The sleek Dwarka metro station towers against the industrial landscape of Delhi, a busy stop on the city’s modern train network, which moves millions of people every day. Just outside, the road is bustling with rickshaws, ready to drive passengers to their next stop for as little as 20 rupees (21p). Moving on three wheels is a popular way of navigating the Indian capital and other major cities, where huge traffic jams mean you can get stuck at any point of the journey if you are traveling by car.
For long distances, you can hop on an “auto” rickshaw powered by a conventional engine; for a short trip there are pedal and electric rickshaws. And while e-rickshaws are still a relatively rare sight, the humble three-wheeler is ushering in India‘s electric revolution.
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In regions such as Europe and China, cars dominate the electric vehicle market. In contrast, “Indian electrification is not a car story at all. It’s an e-rickshaw and a two-wheeler story,” says Akshima Ghate, a lead researcher at the non-profit Rocky Mountain Institute based in Delhi. This perhaps isn’t surprising as car ownership in India is low, at around 20 cars per 1,000 people, compared with more than 800 per 1,000 in the United States.
Rickshaws are a popular vehicle to take passengers on the final leg of their journey (Credit: Lou Del Bello)
Transitioning to electric mobility is a particularly appealing prospect in India because it addresses several problems at the same time – air pollution first and foremost. Every year, new scientific evidence puts the contribution of air pollution to early mortality into sharper focus; the State of Global Air report estimates that in 2017 alone, air pollution contributed to 1.2 million premature deaths in India. The life of a child born today in India will be an average of two years and six months shorter than it would have been without toxic air, due to the increased risk of conditions such as cancer, lung and heart disease, according to the State of Global Air. Children in buggies and prams also receive a higher dose of air pollution than adults due to their low elevation above the ground.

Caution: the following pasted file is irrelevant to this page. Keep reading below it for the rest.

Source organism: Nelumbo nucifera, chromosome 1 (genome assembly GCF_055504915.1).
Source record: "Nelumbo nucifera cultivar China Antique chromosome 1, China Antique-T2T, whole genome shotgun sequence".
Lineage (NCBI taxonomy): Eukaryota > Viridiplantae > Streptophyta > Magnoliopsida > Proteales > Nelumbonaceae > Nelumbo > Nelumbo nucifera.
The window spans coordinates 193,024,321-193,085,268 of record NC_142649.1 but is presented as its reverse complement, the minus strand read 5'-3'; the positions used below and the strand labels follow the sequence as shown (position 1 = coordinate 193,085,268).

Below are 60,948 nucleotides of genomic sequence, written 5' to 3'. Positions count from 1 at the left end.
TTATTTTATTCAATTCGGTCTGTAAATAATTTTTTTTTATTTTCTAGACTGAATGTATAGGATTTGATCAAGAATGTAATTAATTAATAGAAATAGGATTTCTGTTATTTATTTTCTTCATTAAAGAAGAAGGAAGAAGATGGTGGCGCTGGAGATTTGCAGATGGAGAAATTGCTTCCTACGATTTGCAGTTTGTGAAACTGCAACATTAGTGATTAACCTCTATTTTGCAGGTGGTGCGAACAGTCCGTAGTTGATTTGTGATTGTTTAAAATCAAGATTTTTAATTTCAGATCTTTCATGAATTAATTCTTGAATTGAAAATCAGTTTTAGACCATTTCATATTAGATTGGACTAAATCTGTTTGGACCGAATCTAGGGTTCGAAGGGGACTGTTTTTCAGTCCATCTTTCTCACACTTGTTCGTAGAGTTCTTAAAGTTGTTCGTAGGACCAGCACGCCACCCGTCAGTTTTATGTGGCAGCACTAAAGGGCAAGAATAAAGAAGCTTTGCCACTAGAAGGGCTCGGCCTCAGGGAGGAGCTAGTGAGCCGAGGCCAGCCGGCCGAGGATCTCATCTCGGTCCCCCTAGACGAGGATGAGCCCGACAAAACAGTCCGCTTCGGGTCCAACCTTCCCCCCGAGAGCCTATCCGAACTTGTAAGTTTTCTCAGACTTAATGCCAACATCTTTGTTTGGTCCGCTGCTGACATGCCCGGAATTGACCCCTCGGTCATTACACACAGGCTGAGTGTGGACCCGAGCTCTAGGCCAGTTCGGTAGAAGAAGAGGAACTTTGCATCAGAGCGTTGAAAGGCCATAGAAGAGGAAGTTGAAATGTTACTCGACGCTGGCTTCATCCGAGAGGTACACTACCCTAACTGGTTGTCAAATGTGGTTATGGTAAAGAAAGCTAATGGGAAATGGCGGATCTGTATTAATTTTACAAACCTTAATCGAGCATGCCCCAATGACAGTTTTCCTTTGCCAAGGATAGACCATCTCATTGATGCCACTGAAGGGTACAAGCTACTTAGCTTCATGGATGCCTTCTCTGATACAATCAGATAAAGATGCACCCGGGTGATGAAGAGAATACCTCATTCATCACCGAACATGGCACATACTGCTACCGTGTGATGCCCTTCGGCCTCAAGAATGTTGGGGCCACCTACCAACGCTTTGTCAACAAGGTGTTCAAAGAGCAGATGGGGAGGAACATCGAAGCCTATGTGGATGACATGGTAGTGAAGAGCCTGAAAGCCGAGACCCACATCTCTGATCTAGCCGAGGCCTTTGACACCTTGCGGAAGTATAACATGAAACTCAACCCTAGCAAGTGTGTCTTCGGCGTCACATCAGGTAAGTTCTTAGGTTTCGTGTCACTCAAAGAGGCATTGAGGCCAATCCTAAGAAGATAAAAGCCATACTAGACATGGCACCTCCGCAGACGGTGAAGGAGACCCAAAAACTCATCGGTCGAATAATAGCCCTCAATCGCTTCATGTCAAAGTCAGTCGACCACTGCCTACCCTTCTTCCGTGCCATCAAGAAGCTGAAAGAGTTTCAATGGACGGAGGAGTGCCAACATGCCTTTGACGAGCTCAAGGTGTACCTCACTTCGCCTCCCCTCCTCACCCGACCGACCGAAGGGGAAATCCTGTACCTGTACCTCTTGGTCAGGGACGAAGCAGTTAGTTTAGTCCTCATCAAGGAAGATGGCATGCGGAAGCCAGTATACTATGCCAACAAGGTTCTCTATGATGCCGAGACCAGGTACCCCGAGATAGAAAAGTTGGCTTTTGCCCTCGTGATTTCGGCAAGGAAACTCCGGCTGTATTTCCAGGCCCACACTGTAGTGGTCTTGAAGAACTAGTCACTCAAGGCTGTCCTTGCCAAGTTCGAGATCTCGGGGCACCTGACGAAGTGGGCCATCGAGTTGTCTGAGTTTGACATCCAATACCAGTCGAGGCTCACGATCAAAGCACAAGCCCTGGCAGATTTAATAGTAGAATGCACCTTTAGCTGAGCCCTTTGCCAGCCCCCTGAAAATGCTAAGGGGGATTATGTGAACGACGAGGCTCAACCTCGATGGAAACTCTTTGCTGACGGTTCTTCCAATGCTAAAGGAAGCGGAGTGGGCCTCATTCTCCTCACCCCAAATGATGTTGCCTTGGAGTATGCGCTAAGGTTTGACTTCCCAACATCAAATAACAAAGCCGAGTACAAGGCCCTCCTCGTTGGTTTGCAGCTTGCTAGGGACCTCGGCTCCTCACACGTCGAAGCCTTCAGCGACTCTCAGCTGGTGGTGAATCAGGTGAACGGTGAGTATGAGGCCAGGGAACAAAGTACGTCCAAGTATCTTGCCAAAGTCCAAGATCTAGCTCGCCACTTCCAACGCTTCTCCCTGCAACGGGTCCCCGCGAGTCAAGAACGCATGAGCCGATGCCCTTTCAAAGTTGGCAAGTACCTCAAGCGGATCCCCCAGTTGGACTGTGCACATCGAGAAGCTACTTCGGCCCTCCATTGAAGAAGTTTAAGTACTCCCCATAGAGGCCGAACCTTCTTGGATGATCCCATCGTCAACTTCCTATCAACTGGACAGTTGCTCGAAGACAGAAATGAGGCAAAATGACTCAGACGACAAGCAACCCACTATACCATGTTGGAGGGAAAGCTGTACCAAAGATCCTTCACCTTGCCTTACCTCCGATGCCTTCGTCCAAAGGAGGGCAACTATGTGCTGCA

And there are other motivations besides health for a transition away from conventional engines. “From a policy perspective,” Ghate says, “there are energy security concerns. We cannot afford to continue staying reliant [on] oil imports, it’s too risky for a big economy in a big country like India.”
Until recently, she explains, electric vehicles and the charging infrastructure needed to support their circulation were a luxury that only rich countries could afford. Now, “the falling cost of technology is making them a feasible option”, she says. Currently, however, the bulk of the energy that powers India’s grid still comes from fossil fuels, so “clean” electric vehicles are still associated with those emissions.
Even so, electric vehicles are typically more carbon-efficient than those with an internal combustion engine over their lifetime. In the case of electric cars this figure has been found to depend on factors such as how much an area’s grid uses renewable energy or fossil fuels, as well as how much use the vehicle gets (due to the additional aluminium, copper and lithium required to manufacture an electric vehicle).